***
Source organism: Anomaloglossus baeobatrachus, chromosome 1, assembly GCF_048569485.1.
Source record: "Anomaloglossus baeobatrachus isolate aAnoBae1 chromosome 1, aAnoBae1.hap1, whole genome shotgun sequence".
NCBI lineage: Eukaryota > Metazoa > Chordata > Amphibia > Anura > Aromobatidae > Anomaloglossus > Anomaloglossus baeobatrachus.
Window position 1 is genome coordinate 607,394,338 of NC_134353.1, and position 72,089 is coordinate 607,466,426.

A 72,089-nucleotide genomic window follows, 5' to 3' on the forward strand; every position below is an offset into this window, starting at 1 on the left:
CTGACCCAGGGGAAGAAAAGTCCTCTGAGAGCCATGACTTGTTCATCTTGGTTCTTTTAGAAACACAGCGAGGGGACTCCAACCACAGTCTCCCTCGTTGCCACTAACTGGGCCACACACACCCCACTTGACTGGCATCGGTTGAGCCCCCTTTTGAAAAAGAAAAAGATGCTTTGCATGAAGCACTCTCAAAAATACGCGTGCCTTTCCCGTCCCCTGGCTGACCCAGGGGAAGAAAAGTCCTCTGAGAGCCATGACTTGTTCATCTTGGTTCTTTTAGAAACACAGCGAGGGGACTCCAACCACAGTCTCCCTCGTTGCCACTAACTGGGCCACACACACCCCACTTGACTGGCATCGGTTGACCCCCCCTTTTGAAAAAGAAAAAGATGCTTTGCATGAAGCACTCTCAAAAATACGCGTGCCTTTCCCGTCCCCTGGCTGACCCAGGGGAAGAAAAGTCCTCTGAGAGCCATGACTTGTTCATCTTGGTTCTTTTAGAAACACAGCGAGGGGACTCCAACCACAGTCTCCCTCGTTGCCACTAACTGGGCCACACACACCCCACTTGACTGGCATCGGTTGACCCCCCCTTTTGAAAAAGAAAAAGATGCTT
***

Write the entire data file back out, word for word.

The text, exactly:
Source organism: Anomaloglossus baeobatrachus, chromosome 1, assembly GCF_048569485.1.
Source record: "Anomaloglossus baeobatrachus isolate aAnoBae1 chromosome 1, aAnoBae1.hap1, whole genome shotgun sequence".
NCBI lineage: Eukaryota > Metazoa > Chordata > Amphibia > Anura > Aromobatidae > Anomaloglossus > Anomaloglossus baeobatrachus.
Window position 1 is genome coordinate 607,394,338 of NC_134353.1, and position 72,089 is coordinate 607,466,426.

A 72,089-nucleotide genomic window follows, 5' to 3' on the forward strand; every position below is an offset into this window, starting at 1 on the left:
CTGACCCAGGGGAAGAAAAGTCCTCTGAGAGCCATGACTTGTTCATCTTGGTTCTTTTAGAAACACAGCGAGGGGACTCCAACCACAGTCTCCCTCGTTGCCACTAACTGGGCCACACACACCCCACTTGACTGGCATCGGTTGAGCCCCCTTTTGAAAAAGAAAAAGATGCTTTGCATGAAGCACTCTCAAAAATACGCGTGCCTTTCCCGTCCCCTGGCTGACCCAGGGGAAGAAAAGTCCTCTGAGAGCCATGACTTGTTCATCTTGGTTCTTTTAGAAACACAGCGAGGGGACTCCAACCACAGTCTCCCTCGTTGCCACTAACTGGGCCACACACACCCCACTTGACTGGCATCGGTTGACCCCCCCTTTTGAAAAAGAAAAAGATGCTTTGCATGAAGCACTCTCAAAAATACGCGTGCCTTTCCCGTCCCCTGGCTGACCCAGGGGAAGAAAAGTCCTCTGAGAGCCATGACTTGTTCATCTTGGTTCTTTTAGAAACACAGCGAGGGGACTCCAACCACAGTCTCCCTCGTTGCCACTAACTGGGCCACACACACCCCACTTGACTGGCATCGGTTGACCCCCCCTTTTGAAAAAGAAAAAGATGCTT